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Can a Polygraph Test Be Used to Prove Your Innocence in a Criminal Defense Case?

Jeff Cole
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Partner at Zimmer, Duncan & Cole

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4/24/2015
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You were eager to take a lie detector test after you were arrested. You were innocent, and a polygraph test could only benefit your case. While you’re waiting on the results, you’re wondering how much weight the polygraph evidence will be given in court. Can the technology be used to bolster your case?

How to Use Polygraph Results for Criminal Defense

There are many ways to use the results of a polygraph test in a criminal case, most of which depend on who is submitting to the examination. Many different people involved in a criminal case may be asked to submit to polygraph tests, including:

  • Witnesses. If a prosecutor’s witness performs poorly on a polygraph, the judge and jury are less likely to believe his testimony in court. On the other hand, defense witnesses who pass polygraph tests improve their credibility.
  • Victims. Even in cases where an offender acknowledges wrongdoing, a victim may exaggerate details of the case in an attempt to increase sentencing. A polygraph test can be used to call a victim’s story into question, which can lead to suppression of unfavorable evidence.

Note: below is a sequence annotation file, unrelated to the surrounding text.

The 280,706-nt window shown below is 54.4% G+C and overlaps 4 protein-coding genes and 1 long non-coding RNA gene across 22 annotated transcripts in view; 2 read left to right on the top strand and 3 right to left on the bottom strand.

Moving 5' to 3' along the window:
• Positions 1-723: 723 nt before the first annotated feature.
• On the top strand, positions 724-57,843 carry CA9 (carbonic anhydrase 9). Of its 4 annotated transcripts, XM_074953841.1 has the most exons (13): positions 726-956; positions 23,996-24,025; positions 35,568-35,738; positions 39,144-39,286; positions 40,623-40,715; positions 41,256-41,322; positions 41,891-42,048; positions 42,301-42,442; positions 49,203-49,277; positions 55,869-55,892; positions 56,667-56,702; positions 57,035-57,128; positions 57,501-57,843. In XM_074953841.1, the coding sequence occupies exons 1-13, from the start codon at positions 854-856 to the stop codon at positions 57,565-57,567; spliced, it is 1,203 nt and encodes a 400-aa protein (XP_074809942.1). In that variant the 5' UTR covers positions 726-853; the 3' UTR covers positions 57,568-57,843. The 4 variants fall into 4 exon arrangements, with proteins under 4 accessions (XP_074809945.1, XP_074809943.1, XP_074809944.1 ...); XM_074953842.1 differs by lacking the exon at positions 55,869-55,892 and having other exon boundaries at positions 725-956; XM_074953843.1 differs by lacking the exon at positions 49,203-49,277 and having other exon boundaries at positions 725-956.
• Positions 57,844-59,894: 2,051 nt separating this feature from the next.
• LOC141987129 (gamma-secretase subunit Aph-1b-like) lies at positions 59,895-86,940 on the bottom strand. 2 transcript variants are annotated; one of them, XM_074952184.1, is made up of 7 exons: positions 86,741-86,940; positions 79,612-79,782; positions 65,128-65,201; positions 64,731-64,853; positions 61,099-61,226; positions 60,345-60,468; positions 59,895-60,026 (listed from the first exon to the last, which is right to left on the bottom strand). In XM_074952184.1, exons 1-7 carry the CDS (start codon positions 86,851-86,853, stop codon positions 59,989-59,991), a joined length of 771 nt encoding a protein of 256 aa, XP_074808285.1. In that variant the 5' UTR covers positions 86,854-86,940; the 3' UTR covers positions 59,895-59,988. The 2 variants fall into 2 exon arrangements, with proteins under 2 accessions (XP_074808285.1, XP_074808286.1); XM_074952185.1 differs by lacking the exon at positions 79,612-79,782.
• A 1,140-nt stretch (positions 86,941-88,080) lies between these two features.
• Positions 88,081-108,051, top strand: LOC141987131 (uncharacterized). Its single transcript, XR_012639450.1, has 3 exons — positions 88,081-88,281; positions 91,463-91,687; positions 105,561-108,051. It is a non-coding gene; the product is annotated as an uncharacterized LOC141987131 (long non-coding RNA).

• Defendants. Polygraph tests can be extremely useful during plea bargaining and sentencing negotiations. Clients who are overconfident in their ability to “beat the rap” may be moved to accept a plea if they discover that the police officer passed the polygraph test, while the defendant has failed. On the other hand, a defendant who passed a polygraph test is in a better bargaining position against the prosecutor.
  • Police. Any statement you give on a polygraph helps prove the authenticity of your version of events. If you say that a police officer was forceful with you, and the police officer wavers on the question during his polygraph test, the prosecution is more likely to offer a plea or drop the charges.

Defendants should be aware that the results of a police polygraph are considered admissible evidence. Any incriminating statements made during the examination are also admissible in court. If you willingly took a polygraph test after an arrest in South Dakota, contact Zimmer, Duncan and Cole, LLP today at 888-733-2992 and we will explain your legal options.

 



Category: Criminal Defense

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